DeQuincy angler lands massive 14-pounder at Toledo Bend

Kennon’s monster is biggest Lunker Program entry in three years

Even the hottest tip from a stockbroker probably wouldn’t yield the quick return on your money that Sean Kennon realized Saturday morning, March 2, up at Toledo Bend.

The 27-year-old DeQuincy angler entered the annual BassCashBash for $50, and also purchased a $20 ’bonus’ T-shirt that would increase his winnings on any double-digit fish by $500.

Just a few hours later, he headed out to the south end of the reservoir on the Texas side to participate in the Fort Polk Bassmasters Spring Open — and promptly reeled in a giant 14-pound largemouth at about 7:20 that morning, which won him big bass honors and 5th place for the tournament, plus a cool $1,500 for his hours-old $70 BassCashBash entry.

It gets even better – if no other BassCashBass participant catches a bigger fish by July 4 on Toledo Bend, Kennon earns an additional $5,000 for the lunker catch.

“I’ll fish my whole life trying to top her, but she’s no doubt the fish of a lifetime,” Kennon said during a Tuesday morning interview. “I’m still pumped up over it, man.”

He was fishing with his cousin, Matt Hungerford, in overcast conditions with a northeast wind and a chilly water temperature of 52 degrees.

“With the water temperature, I went there with the mindset knowing fish weren’t going to be up doing their thing yet, so I was focusing on staging fish getting ready to move up,” he said.

He and Hungerford were positioned in a promising area to start the day, he said.

“We couldn’t cast until 6:30, so I got to the spot and actually idled over a big group of fish, so I anchored off to the side of them with Spot-Lock on my trolling motor and we just waited to cast,” Kennon said. “So 6:30 hit and we started throwing on them and we got a few little bites, but they were biting really, really finicky.

“So I told Matt we were going to circle around to the other side to get a different angle on them. The school of fish was actually holding up shallow, so when I circled around I threw off the side of the ledge — and the big one I caught was actually in about 24 feet of water.”

Kennon was fishing with a heavy Powell 7.5 rod and a 13 Fishing Concept Z reel spooled with 20-pound Seaguar fluorocarbon attached to a Santone Lures ¾-ounce football jig in peanut butter and jelly color when lightning struck.

The big fish, which was tagged and released back into the reservoir, bit a Santone Lures 3/4-ounce football jig in peanut butter and jelly color in about 24 feet of water.
The big fish, which was tagged and released back into the reservoir, bit a Santone Lures 3/4-ounce football jig in peanut butter and jelly color in about 24 feet of water.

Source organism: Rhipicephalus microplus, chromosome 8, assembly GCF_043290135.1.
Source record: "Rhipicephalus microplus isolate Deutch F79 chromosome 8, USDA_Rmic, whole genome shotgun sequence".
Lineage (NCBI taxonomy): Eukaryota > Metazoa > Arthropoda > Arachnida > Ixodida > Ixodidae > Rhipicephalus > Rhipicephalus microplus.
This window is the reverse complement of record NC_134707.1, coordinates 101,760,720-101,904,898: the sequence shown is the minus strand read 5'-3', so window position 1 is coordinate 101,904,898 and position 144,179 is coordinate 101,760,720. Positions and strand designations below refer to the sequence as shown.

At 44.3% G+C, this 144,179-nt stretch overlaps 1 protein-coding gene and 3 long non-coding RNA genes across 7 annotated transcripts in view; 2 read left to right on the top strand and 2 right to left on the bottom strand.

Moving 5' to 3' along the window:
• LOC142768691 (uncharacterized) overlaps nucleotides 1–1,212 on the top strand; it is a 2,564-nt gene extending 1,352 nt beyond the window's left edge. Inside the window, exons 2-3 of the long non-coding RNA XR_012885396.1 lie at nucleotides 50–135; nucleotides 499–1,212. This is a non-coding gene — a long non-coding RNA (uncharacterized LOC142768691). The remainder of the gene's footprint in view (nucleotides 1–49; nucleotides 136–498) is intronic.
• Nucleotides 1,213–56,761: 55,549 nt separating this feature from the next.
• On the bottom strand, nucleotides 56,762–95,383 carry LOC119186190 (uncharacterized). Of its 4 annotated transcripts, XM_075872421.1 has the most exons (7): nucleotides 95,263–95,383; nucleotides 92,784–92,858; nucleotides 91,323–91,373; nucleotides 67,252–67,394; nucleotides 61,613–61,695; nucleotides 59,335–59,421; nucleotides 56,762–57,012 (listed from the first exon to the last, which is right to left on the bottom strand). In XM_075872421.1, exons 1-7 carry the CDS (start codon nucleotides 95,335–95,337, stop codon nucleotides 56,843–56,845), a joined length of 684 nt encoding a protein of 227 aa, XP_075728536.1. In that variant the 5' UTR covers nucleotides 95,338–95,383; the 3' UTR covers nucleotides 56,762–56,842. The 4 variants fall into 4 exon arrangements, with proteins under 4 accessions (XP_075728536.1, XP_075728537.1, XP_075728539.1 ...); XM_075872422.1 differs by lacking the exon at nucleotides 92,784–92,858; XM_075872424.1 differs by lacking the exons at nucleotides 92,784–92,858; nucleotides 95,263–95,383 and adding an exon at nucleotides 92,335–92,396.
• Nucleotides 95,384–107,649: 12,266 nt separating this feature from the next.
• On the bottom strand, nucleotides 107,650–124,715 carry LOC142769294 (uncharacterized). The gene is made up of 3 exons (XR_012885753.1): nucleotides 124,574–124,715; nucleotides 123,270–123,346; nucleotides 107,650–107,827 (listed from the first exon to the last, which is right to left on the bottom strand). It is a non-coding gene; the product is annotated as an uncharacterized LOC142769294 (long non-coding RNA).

“I felt my jig hit the actual side of the ledge, and the bite had been real finicky, so I was dragging it back brutally slow,” he said. “I felt her when she grabbed it, and I told him, ‘That’s a bite.’ I reeled down and I checked her, and then laid into her — and when I did I told him to get the net because it was a good one.

“Literally whenever I hooked her I felt her head shake and she slowly started coming up, so I immediately shoved my rod down to keep her down and she surfaced one time, but she never jumped. I told him it was a 7 ½- or 8-pounder. She made one little run at the boat and he netted her for me. When he flipped her in, I figured it was about an 11-pounder.”

Sean Kennon, 27, of DeQuincy, shows off the monstrous 14-pound lunker largemouth he caught on the south end of Toledo Bend on Saturday, March 2. The big fish, which was tagged and released back into the reservoir, bit a Santone Lures 3/4-ounce football jig in peanut butter and jelly color in about 24 feet of water.
Sean Kennon, 27, of DeQuincy, shows off the monstrous 14-pound lunker largemouth he caught on the south end of Toledo Bend on Saturday, March 2. The big fish, which was tagged and released back into the reservoir, bit a Santone Lures 3/4-ounce football jig in peanut butter and jelly color in about 24 feet of water.

Kennon is no stranger to lunkers — he’s already caught an 11-pounder at the Bend, and a 10-plus-pounder on Sam Rayburn — but he was more focused on the tournament than the giant fish he’d just reeled in.

“In my mind, I really wanted to get back on the front of the deck and catch four more fish,” he said. “I literally put her in the livewell, and I never checked her out real good at that time and went back to fishing. I rode around with her in my livewell all day. I had no clue she was 14 pounds.

“I knew she was big and I checked on her all day long, but I didn’t take the time to look at her or appreciate how big she was then.”

That all changed at the 3 p.m. weigh-in when Kennon got a better look at the giant, which tipped the certified tournament scales at 14 pounds even, with a 27 ½-inch length and a girth of 19 ¼ inches. The massive fish easily qualified for entry into the Toledo Bend Lunker Bass Program, which awards anglers who return double-digit fish to the reservoir with a complimentary mount.

Unfortunately for Kennon and Hungerford, action was sparse after the huge fish bit, and they didn’t boat another keeper all day long. But the lunker by itself was good for a 5th place finish — and a day on the water neither man will likely ever forget.

“The guys that won were 40 yards from me. We watched them catch all five of their fish, and they watched me catch that big one. They had 24 pounds — it was a window from 7:20 to about 7:45 that they just turned on,” Kennon said. “Overall, it was a tough day. They bit finicky. Toledo Bend has been fishing tough, probably the toughest I‘ve seen it — and I’ve fished it a lot.

“But that was the fish of lifetime, that’s for sure.”

Patrick Bonin
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Patrick Bonin is the editor of Louisiana Sportsman magazine and LouisianaSportsman.com.